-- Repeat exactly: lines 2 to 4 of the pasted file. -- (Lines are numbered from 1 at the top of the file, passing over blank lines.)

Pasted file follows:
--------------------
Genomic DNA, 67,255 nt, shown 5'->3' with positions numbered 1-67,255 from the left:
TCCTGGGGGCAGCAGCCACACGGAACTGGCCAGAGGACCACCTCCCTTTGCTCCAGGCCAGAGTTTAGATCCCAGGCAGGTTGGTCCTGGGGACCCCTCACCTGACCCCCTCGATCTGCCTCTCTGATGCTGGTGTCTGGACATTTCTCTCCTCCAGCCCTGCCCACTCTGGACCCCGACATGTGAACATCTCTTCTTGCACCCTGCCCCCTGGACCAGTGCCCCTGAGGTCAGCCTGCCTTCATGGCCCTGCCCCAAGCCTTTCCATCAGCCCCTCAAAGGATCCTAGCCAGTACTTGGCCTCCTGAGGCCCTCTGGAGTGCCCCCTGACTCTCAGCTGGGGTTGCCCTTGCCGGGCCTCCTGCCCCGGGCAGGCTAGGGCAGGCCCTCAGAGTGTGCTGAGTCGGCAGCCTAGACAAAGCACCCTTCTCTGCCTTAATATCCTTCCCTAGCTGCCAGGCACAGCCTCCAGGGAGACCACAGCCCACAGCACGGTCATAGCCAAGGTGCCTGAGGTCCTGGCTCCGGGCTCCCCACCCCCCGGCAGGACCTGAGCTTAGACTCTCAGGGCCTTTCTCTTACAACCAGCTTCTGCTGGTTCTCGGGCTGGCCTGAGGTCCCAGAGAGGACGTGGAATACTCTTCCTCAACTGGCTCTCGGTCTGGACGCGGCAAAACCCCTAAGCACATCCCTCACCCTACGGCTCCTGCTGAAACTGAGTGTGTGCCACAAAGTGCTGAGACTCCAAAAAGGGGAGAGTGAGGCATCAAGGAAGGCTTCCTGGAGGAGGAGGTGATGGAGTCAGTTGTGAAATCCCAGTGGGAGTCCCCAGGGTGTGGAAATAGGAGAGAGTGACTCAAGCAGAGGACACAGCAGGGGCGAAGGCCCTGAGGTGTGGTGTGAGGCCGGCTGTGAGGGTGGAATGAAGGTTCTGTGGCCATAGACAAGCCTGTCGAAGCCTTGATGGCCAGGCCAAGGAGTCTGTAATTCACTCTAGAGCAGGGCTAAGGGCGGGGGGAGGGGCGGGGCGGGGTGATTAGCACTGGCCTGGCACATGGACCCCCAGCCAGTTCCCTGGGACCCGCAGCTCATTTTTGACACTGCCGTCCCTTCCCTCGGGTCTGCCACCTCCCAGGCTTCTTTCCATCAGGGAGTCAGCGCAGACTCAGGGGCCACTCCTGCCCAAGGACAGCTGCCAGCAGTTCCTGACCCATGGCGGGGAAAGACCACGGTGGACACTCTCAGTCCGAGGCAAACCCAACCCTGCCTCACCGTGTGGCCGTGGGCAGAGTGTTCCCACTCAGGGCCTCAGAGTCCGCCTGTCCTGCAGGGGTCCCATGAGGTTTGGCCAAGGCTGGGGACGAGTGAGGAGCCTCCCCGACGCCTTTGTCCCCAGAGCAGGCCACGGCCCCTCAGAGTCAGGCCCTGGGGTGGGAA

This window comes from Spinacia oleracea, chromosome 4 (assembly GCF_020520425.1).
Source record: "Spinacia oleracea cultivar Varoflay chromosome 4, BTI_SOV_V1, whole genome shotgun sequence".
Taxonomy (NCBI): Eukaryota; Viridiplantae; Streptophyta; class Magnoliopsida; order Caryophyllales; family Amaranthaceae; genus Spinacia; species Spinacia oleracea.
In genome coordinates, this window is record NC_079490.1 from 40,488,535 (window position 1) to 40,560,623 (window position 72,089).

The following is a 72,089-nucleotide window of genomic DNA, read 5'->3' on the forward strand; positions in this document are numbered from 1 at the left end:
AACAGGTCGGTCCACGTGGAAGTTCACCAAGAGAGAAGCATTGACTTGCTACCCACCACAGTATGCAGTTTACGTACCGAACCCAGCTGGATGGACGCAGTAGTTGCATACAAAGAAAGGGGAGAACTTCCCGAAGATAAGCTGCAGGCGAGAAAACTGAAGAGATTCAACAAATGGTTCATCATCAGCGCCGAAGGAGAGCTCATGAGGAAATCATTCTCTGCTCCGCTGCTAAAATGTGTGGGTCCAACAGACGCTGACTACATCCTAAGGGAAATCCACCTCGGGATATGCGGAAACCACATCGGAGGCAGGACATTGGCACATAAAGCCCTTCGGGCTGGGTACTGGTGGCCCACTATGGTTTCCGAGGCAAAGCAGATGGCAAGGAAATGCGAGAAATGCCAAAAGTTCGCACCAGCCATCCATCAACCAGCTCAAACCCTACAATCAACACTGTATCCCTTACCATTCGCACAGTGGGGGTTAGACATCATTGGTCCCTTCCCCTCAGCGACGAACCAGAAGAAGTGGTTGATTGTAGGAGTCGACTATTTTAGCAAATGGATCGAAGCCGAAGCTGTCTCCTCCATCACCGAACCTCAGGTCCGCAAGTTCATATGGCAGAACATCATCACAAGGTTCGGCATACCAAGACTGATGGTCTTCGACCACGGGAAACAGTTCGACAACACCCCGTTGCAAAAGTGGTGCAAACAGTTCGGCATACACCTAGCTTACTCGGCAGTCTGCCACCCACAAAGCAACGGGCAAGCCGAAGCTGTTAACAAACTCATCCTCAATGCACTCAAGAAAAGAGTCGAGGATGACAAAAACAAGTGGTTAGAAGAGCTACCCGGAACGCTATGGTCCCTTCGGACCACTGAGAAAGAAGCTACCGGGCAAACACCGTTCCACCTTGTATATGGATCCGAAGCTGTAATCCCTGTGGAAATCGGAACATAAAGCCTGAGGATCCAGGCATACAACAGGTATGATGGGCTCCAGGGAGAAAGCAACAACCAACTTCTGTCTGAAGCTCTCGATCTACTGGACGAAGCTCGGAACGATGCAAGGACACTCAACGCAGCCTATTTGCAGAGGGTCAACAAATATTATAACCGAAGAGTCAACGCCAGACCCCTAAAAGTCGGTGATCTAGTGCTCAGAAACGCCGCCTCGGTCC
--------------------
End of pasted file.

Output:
TCCTGGGGGCAGCAGCCACACGGAACTGGCCAGAGGACCACCTCCCTTTGCTCCAGGCCAGAGTTTAGATCCCAGGCAGGTTGGTCCTGGGGACCCCTCACCTGACCCCCTCGATCTGCCTCTCTGATGCTGGTGTCTGGACATTTCTCTCCTCCAGCCCTGCCCACTCTGGACCCCGACATGTGAACATCTCTTCTTGCACCCTGCCCCCTGGACCAGTGCCCCTGAGGTCAGCCTGCCTTCATGGCCCTGCCCCAAGCCTTTCCATCAGCCCCTCAAAGGATCCTAGCCAGTACTTGGCCTCCTGAGGCCCTCTGGAGTGCCCCCTGACTCTCAGCTGGGGTTGCCCTTGCCGGGCCTCCTGCCCCGGGCAGGCTAGGGCAGGCCCTCAGAGTGTGCTGAGTCGGCAGCCTAGACAAAGCACCCTTCTCTGCCTTAATATCCTTCCCTAGCTGCCAGGCACAGCCTCCAGGGAGACCACAGCCCACAGCACGGTCATAGCCAAGGTGCCTGAGGTCCTGGCTCCGGGCTCCCCACCCCCCGGCAGGACCTGAGCTTAGACTCTCAGGGCCTTTCTCTTACAACCAGCTTCTGCTGGTTCTCGGGCTGGCCTGAGGTCCCAGAGAGGACGTGGAATACTCTTCCTCAACTGGCTCTCGGTCTGGACGCGGCAAAACCCCTAAGCACATCCCTCACCCTACGGCTCCTGCTGAAACTGAGTGTGTGCCACAAAGTGCTGAGACTCCAAAAAGGGGAGAGTGAGGCATCAAGGAAGGCTTCCTGGAGGAGGAGGTGATGGAGTCAGTTGTGAAATCCCAGTGGGAGTCCCCAGGGTGTGGAAATAGGAGAGAGTGACTCAAGCAGAGGACACAGCAGGGGCGAAGGCCCTGAGGTGTGGTGTGAGGCCGGCTGTGAGGGTGGAATGAAGGTTCTGTGGCCATAGACAAGCCTGTCGAAGCCTTGATGGCCAGGCCAAGGAGTCTGTAATTCACTCTAGAGCAGGGCTAAGGGCGGGGGGAGGGGCGGGGCGGGGTGATTAGCACTGGCCTGGCACATGGACCCCCAGCCAGTTCCCTGGGACCCGCAGCTCATTTTTGACACTGCCGTCCCTTCCCTCGGGTCTGCCACCTCCCAGGCTTCTTTCCATCAGGGAGTCAGCGCAGACTCAGGGGCCACTCCTGCCCAAGGACAGCTGCCAGCAGTTCCTGACCCATGGCGGGGAAAGACCACGGTGGACACTCTCAGTCCGAGGCAAACCCAACCCTGCCTCACCGTGTGGCCGTGGGCAGAGTGTTCCCACTCAGGGCCTCAGAGTCCGCCTGTCCTGCAGGGGTCCCATGAGGTTTGGCCAAGGCTGGGGACGAGTGAGGAGCCTCCCCGACGCCTTTGTCCCCAGAGCAGGCCACGGCCCCTCAGAGTCAGGCCCTGGGGTGGGAA

This window comes from Spinacia oleracea, chromosome 4 (assembly GCF_020520425.1).
Source record: "Spinacia oleracea cultivar Varoflay chromosome 4, BTI_SOV_V1, whole genome shotgun sequence".